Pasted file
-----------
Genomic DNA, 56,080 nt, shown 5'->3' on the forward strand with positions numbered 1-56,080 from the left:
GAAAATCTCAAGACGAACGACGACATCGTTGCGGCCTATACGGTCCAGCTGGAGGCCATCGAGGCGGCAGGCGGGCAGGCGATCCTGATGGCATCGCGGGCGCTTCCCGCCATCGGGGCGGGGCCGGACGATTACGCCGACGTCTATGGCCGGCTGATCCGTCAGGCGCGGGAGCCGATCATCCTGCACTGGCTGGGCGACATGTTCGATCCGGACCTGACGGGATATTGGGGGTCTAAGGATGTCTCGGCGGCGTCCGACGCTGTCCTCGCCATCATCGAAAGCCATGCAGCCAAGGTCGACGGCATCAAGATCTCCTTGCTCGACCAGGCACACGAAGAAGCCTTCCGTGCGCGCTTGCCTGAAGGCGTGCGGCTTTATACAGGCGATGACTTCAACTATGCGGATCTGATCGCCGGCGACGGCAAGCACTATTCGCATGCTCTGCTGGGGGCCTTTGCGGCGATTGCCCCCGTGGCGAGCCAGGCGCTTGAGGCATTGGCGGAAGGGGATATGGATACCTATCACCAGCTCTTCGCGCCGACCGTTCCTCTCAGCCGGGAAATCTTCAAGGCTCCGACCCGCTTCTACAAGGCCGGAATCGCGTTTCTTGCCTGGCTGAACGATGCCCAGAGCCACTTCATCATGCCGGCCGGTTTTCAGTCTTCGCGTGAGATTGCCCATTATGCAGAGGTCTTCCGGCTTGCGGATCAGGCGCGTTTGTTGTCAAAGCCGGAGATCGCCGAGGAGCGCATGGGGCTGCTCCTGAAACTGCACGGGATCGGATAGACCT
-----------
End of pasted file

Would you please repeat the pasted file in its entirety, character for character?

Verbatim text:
Genomic DNA, 56,080 nt, shown 5'->3' on the forward strand with positions numbered 1-56,080 from the left:
GAAAATCTCAAGACGAACGACGACATCGTTGCGGCCTATACGGTCCAGCTGGAGGCCATCGAGGCGGCAGGCGGGCAGGCGATCCTGATGGCATCGCGGGCGCTTCCCGCCATCGGGGCGGGGCCGGACGATTACGCCGACGTCTATGGCCGGCTGATCCGTCAGGCGCGGGAGCCGATCATCCTGCACTGGCTGGGCGACATGTTCGATCCGGACCTGACGGGATATTGGGGGTCTAAGGATGTCTCGGCGGCGTCCGACGCTGTCCTCGCCATCATCGAAAGCCATGCAGCCAAGGTCGACGGCATCAAGATCTCCTTGCTCGACCAGGCACACGAAGAAGCCTTCCGTGCGCGCTTGCCTGAAGGCGTGCGGCTTTATACAGGCGATGACTTCAACTATGCGGATCTGATCGCCGGCGACGGCAAGCACTATTCGCATGCTCTGCTGGGGGCCTTTGCGGCGATTGCCCCCGTGGCGAGCCAGGCGCTTGAGGCATTGGCGGAAGGGGATATGGATACCTATCACCAGCTCTTCGCGCCGACCGTTCCTCTCAGCCGGGAAATCTTCAAGGCTCCGACCCGCTTCTACAAGGCCGGAATCGCGTTTCTTGCCTGGCTGAACGATGCCCAGAGCCACTTCATCATGCCGGCCGGTTTTCAGTCTTCGCGTGAGATTGCCCATTATGCAGAGGTCTTCCGGCTTGCGGATCAGGCGCGTTTGTTGTCAAAGCCGGAGATCGCCGAGGAGCGCATGGGGCTGCTCCTGAAACTGCACGGGATCGGATAGACCT